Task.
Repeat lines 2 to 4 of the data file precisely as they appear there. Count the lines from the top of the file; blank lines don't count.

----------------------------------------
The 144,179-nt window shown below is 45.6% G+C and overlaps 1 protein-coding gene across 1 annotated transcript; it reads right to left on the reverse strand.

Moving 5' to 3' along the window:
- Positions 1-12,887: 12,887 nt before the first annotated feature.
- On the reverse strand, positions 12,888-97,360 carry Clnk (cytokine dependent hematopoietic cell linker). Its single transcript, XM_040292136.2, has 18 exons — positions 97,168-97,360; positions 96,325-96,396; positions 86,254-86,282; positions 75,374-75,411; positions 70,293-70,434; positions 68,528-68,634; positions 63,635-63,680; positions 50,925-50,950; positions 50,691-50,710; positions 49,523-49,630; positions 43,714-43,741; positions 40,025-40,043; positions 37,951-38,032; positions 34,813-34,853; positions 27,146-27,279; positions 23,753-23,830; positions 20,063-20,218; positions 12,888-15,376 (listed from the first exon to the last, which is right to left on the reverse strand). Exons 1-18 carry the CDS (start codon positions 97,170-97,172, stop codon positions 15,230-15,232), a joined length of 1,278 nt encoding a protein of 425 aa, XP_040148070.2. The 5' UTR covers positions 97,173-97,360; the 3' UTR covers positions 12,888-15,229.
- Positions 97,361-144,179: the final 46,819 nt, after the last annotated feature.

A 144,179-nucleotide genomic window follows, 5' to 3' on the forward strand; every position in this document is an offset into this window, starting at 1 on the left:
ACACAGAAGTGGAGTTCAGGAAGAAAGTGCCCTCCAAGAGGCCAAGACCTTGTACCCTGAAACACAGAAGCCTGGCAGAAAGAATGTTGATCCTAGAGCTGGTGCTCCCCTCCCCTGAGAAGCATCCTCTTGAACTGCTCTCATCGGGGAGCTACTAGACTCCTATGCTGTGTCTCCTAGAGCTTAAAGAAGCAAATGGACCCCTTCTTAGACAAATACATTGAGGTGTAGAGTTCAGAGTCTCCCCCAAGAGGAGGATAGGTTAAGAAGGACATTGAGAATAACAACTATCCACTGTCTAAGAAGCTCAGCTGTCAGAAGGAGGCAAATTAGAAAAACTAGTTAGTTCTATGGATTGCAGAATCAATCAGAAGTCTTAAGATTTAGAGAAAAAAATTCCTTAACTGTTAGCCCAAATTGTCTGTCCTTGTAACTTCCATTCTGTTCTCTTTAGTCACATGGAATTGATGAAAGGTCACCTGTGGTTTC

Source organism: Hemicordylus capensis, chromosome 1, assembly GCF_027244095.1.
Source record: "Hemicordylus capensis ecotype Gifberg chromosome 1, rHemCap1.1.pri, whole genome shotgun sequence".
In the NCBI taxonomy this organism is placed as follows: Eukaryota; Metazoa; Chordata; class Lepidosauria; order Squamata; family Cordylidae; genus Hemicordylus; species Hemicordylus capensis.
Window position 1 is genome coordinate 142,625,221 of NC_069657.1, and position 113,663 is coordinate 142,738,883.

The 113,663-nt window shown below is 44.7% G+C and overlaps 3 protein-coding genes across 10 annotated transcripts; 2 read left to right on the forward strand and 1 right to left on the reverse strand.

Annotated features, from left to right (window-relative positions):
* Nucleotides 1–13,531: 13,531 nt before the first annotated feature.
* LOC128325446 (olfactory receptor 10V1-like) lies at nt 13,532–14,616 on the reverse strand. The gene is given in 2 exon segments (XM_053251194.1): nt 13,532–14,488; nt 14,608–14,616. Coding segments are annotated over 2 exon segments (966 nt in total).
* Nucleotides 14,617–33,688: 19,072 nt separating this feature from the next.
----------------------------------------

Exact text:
Moving 5' to 3' along the window:
- Positions 1-12,887: 12,887 nt before the first annotated feature.
- On the reverse strand, positions 12,888-97,360 carry Clnk (cytokine dependent hematopoietic cell linker). Its single transcript, XM_040292136.2, has 18 exons — positions 97,168-97,360; positions 96,325-96,396; positions 86,254-86,282; positions 75,374-75,411; positions 70,293-70,434; positions 68,528-68,634; positions 63,635-63,680; positions 50,925-50,950; positions 50,691-50,710; positions 49,523-49,630; positions 43,714-43,741; positions 40,025-40,043; positions 37,951-38,032; positions 34,813-34,853; positions 27,146-27,279; positions 23,753-23,830; positions 20,063-20,218; positions 12,888-15,376 (listed from the first exon to the last, which is right to left on the reverse strand). Exons 1-18 carry the CDS (start codon positions 97,170-97,172, stop codon positions 15,230-15,232), a joined length of 1,278 nt encoding a protein of 425 aa, XP_040148070.2. The 5' UTR covers positions 97,173-97,360; the 3' UTR covers positions 12,888-15,229.